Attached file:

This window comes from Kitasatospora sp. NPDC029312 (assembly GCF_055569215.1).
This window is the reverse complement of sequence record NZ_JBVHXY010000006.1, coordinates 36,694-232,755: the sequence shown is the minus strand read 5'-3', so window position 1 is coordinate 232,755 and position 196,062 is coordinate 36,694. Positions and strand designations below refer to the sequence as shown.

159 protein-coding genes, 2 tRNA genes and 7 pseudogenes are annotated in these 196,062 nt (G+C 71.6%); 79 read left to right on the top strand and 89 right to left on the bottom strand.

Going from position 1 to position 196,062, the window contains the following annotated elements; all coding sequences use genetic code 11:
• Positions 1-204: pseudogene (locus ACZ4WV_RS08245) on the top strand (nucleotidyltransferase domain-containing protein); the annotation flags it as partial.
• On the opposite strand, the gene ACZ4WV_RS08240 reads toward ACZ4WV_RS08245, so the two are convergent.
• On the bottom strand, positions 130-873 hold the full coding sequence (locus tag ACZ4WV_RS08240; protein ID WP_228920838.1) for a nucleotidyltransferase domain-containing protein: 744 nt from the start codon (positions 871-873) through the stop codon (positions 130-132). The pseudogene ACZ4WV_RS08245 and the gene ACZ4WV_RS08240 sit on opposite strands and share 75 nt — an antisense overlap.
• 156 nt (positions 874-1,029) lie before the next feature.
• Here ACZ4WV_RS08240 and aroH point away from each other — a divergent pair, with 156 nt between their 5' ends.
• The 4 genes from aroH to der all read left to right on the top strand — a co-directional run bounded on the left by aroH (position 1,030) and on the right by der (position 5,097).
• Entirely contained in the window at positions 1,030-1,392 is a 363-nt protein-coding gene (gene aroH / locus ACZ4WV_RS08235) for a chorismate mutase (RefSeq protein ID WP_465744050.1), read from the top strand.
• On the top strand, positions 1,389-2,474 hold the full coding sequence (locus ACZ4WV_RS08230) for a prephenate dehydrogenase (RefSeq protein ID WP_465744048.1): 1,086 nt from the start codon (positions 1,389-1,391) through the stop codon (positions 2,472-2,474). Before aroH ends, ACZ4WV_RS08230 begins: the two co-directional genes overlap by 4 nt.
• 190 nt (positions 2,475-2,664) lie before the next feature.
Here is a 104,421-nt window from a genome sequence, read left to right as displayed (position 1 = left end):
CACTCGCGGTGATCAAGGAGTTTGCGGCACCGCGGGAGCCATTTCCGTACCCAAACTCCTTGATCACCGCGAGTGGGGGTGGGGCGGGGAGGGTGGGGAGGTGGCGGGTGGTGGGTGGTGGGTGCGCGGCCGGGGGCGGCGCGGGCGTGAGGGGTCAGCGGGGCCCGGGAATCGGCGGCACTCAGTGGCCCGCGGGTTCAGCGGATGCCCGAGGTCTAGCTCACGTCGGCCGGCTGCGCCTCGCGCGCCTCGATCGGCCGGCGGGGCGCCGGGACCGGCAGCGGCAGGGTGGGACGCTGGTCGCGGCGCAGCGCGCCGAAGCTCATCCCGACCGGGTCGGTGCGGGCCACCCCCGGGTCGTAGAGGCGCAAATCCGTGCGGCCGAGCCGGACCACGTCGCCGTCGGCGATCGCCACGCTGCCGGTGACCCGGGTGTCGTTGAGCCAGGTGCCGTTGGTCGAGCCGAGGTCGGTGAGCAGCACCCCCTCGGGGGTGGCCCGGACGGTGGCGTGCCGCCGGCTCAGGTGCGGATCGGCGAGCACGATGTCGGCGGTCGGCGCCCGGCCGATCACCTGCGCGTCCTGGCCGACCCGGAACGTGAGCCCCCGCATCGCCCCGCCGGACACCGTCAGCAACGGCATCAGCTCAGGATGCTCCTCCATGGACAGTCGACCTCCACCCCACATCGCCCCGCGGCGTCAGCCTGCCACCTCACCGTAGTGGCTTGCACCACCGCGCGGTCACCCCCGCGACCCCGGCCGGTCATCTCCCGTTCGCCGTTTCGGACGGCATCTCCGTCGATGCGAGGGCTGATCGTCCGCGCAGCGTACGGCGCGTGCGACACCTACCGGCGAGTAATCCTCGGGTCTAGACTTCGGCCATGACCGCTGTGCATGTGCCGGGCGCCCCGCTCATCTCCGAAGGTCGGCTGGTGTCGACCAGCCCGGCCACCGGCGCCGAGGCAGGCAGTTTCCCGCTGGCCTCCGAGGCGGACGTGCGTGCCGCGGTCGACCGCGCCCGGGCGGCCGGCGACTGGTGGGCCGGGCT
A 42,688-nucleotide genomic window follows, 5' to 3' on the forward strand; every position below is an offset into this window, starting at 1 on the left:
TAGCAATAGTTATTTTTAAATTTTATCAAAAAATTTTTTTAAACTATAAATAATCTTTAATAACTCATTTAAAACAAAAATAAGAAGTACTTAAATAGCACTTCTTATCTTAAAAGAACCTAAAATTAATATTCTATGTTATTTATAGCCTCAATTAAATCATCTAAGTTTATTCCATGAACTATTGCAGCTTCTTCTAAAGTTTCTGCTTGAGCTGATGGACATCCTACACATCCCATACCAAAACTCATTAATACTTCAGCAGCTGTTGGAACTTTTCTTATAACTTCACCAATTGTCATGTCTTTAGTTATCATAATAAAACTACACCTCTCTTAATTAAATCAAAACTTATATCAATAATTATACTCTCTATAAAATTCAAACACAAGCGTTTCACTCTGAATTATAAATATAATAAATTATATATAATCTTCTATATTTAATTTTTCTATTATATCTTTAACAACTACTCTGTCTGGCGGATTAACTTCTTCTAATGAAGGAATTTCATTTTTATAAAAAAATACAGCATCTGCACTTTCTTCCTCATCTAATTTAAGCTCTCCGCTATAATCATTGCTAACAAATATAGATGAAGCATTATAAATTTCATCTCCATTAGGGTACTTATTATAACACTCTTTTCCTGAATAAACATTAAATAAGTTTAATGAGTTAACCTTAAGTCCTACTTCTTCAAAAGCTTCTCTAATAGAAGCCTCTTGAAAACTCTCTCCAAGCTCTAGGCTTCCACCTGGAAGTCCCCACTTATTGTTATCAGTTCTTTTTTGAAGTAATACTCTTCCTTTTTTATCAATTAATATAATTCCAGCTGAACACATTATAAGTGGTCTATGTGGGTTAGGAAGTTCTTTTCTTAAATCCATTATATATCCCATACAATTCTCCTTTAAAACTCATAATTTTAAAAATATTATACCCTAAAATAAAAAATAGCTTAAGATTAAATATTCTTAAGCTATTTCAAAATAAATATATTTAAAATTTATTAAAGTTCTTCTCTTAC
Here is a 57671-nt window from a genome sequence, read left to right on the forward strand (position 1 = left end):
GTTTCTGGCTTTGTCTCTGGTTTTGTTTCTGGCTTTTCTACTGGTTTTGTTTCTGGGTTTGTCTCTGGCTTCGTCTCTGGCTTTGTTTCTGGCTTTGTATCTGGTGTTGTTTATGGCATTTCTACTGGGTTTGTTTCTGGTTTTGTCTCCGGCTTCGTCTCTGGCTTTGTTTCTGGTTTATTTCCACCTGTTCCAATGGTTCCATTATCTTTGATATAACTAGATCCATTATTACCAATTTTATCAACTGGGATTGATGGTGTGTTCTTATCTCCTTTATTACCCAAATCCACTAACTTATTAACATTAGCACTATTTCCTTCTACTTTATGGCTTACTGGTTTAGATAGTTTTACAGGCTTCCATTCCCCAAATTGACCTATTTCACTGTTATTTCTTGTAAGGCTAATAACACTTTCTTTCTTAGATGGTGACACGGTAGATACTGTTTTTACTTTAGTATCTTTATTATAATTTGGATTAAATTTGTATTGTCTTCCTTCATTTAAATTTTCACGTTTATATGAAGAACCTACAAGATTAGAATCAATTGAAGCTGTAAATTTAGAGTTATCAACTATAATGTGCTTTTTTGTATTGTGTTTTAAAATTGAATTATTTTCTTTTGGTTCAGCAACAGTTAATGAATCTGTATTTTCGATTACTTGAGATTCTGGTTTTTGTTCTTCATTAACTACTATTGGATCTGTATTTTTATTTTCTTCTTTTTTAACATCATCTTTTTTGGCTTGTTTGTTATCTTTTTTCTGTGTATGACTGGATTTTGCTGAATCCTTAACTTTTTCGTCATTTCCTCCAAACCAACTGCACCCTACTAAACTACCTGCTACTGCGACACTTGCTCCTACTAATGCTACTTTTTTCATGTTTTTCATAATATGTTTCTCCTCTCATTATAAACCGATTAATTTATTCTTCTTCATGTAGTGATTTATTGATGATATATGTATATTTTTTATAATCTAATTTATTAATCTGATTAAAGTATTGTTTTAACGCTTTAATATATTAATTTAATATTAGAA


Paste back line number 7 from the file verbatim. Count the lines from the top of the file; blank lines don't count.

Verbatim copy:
• On the bottom strand, positions 130-873 hold the full coding sequence (locus tag ACZ4WV_RS08240; protein ID WP_228920838.1) for a nucleotidyltransferase domain-containing protein: 744 nt from the start codon (positions 871-873) through the stop codon (positions 130-132). The pseudogene ACZ4WV_RS08245 and the gene ACZ4WV_RS08240 sit on opposite strands and share 75 nt — an antisense overlap.